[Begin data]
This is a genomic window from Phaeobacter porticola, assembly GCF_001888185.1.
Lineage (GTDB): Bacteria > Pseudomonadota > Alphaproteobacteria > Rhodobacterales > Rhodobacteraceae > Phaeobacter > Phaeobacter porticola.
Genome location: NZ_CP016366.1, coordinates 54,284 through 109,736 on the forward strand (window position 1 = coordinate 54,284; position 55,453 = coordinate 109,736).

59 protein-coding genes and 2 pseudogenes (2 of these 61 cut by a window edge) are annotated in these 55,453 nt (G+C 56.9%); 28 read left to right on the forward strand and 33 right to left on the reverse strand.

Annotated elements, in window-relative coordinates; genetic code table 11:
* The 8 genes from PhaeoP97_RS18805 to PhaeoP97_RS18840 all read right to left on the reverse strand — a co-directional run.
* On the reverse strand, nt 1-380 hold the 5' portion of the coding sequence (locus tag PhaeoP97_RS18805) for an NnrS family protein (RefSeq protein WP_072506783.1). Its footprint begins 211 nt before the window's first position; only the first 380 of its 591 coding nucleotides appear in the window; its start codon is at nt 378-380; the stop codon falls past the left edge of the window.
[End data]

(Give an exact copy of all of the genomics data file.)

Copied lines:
This is a genomic window from Phaeobacter porticola, assembly GCF_001888185.1.
Lineage (GTDB): Bacteria > Pseudomonadota > Alphaproteobacteria > Rhodobacterales > Rhodobacteraceae > Phaeobacter > Phaeobacter porticola.
Genome location: NZ_CP016366.1, coordinates 54,284 through 109,736 on the forward strand (window position 1 = coordinate 54,284; position 55,453 = coordinate 109,736).

59 protein-coding genes and 2 pseudogenes (2 of these 61 cut by a window edge) are annotated in these 55,453 nt (G+C 56.9%); 28 read left to right on the forward strand and 33 right to left on the reverse strand.

Annotated elements, in window-relative coordinates; genetic code table 11:
* The 8 genes from PhaeoP97_RS18805 to PhaeoP97_RS18840 all read right to left on the reverse strand — a co-directional run.
* On the reverse strand, nt 1-380 hold the 5' portion of the coding sequence (locus tag PhaeoP97_RS18805) for an NnrS family protein (RefSeq protein WP_072506783.1). Its footprint begins 211 nt before the window's first position; only the first 380 of its 591 coding nucleotides appear in the window; its start codon is at nt 378-380; the stop codon falls past the left edge of the window.